Fisherman catches rare baby double-headed shark off Indian coast

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They say two heads are better than one, but it’s not clear if this applies to sharks.

On Friday, Nitin Patil, a fisherman from Palghar, India, caught a six-inch baby shark that had two heads.

“We don’t eat such small fish, especially sharks, so I thought it was weird, but decided to throw it out anyway,” Patil told the Hindustan Times on Monday.

But before throwing the shark into the sea, Patil took several photos of the creature, which have since been posted on Twitter.

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Another fisherman who saw the little double-headed shark, Umesh Palekar, told the Hindustan Times the photos were shared with researchers to try and find out where the sharks came from.

“We’ve never seen anything like it before,” Palekar told the newspaper. “We think one of the bigger sharks may have given birth to this baby double-headed shark.”

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Scientists at the Indian Council for Agricultural Research – Central Institute for Marine Fisheries Research (ICAR-CMFRI) in Mumbai, told the outlet that the find may be the first time a double-headed shark has been seen on the coast of Maharashtra in India.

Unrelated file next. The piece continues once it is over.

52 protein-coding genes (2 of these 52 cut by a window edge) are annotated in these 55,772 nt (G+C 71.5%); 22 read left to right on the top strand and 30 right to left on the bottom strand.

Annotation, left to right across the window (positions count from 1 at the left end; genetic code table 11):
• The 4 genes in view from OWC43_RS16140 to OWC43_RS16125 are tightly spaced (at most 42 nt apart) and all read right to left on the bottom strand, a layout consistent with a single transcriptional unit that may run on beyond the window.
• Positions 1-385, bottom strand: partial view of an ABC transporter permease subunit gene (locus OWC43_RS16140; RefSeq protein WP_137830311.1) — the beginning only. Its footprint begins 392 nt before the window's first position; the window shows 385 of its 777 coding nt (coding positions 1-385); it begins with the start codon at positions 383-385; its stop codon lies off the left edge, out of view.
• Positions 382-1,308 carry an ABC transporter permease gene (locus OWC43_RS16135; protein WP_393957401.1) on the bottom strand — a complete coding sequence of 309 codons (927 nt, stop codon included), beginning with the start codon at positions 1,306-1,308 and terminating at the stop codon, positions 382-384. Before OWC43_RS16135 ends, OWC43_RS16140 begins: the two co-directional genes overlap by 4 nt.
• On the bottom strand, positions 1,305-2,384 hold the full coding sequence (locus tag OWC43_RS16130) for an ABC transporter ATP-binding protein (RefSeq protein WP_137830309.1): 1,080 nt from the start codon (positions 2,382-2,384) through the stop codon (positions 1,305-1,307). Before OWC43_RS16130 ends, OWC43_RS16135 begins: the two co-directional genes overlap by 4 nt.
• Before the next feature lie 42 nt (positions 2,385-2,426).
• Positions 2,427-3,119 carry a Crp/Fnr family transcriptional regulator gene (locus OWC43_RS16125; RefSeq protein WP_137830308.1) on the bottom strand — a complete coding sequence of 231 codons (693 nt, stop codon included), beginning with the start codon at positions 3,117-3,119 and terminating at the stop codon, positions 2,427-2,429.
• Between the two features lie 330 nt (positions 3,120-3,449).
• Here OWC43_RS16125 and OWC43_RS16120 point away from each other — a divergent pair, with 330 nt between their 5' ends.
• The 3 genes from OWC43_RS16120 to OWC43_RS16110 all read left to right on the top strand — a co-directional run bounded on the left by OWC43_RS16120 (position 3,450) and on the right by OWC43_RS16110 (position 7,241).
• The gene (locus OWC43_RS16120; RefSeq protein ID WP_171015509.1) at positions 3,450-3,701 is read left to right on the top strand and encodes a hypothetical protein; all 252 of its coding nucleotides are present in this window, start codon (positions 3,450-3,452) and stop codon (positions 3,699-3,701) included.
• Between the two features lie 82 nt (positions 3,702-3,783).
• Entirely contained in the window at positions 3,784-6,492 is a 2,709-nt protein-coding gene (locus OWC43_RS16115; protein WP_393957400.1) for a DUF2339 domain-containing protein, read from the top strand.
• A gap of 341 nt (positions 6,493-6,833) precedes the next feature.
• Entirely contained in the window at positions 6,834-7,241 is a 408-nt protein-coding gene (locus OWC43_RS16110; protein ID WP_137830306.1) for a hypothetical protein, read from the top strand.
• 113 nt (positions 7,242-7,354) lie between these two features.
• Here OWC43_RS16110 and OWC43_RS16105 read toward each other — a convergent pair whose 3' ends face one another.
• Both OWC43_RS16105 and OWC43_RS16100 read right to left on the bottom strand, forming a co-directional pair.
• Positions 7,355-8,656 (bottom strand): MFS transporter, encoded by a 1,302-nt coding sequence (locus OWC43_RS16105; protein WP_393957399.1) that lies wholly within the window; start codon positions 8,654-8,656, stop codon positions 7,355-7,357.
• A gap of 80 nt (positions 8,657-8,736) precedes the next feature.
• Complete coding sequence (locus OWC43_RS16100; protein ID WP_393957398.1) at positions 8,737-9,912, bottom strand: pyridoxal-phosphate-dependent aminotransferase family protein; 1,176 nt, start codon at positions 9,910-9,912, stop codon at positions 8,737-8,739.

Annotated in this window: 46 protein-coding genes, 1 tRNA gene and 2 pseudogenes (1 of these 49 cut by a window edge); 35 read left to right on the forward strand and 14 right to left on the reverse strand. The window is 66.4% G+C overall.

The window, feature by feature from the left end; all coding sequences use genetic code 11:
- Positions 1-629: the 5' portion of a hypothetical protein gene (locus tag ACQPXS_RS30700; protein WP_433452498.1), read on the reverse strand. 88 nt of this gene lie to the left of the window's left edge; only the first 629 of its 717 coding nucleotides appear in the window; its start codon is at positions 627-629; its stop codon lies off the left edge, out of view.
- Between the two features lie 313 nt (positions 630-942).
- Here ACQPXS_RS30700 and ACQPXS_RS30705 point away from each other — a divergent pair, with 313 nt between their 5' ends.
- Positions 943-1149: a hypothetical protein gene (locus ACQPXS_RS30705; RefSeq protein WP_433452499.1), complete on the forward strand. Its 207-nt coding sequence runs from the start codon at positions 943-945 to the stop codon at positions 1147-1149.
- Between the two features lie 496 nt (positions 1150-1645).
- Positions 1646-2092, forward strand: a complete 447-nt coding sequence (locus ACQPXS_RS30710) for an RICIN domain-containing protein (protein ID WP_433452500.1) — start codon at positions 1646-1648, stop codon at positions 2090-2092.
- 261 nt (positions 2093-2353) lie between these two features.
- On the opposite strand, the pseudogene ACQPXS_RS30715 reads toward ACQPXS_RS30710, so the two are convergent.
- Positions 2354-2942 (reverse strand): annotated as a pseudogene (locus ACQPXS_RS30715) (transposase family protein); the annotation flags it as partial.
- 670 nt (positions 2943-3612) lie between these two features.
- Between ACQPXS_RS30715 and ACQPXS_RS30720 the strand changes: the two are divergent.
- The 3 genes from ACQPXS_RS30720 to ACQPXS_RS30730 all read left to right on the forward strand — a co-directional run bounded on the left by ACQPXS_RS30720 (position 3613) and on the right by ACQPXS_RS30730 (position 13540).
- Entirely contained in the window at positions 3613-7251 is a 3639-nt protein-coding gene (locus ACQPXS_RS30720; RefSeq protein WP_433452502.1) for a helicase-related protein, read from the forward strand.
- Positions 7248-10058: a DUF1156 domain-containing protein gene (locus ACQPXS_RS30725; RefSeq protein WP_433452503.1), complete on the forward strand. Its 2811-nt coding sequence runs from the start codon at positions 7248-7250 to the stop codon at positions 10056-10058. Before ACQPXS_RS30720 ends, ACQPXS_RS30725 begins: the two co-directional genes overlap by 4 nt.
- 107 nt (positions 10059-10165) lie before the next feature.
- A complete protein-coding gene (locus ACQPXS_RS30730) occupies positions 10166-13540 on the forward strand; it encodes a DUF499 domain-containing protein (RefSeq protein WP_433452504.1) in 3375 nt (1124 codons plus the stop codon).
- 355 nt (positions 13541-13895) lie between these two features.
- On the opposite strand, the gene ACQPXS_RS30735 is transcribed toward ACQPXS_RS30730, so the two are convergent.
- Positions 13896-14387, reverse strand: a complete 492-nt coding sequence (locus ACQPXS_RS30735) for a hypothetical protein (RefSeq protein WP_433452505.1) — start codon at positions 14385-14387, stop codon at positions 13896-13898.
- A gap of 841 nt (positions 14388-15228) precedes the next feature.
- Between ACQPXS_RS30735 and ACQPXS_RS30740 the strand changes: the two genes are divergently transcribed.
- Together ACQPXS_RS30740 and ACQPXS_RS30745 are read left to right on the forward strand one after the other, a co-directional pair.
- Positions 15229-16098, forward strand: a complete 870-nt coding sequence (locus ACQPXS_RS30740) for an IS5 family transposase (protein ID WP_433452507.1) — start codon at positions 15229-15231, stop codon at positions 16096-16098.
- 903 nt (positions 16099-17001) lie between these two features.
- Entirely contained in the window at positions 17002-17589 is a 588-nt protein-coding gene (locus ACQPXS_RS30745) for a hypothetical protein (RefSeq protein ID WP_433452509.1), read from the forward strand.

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Dr Akhilesh KV, an ICAR-CMFRI scientist, told the Hindustan Times that the shark looked like a spadenose shark or a sharp-nosed shark.

The two-headed shark (not shown) is believed to be a spadenose shark or a pointy-nosed shark. (iStock)

“Both are viviparous and are common in the waters of Maharashtra,” Akhilesh said.

Viviparous means “to give birth to living young which have developed inside the body of the parent,” the journal writes.

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Marine biologist Swapnil Tandel told the Hindustan Times that the deformation could have several causes.

“These findings are so rare that it is difficult to find a cause for the anomaly,” Tandel said. “Genetic or metabolic disorders, viruses, pollution or overfishing could be the reasons.”

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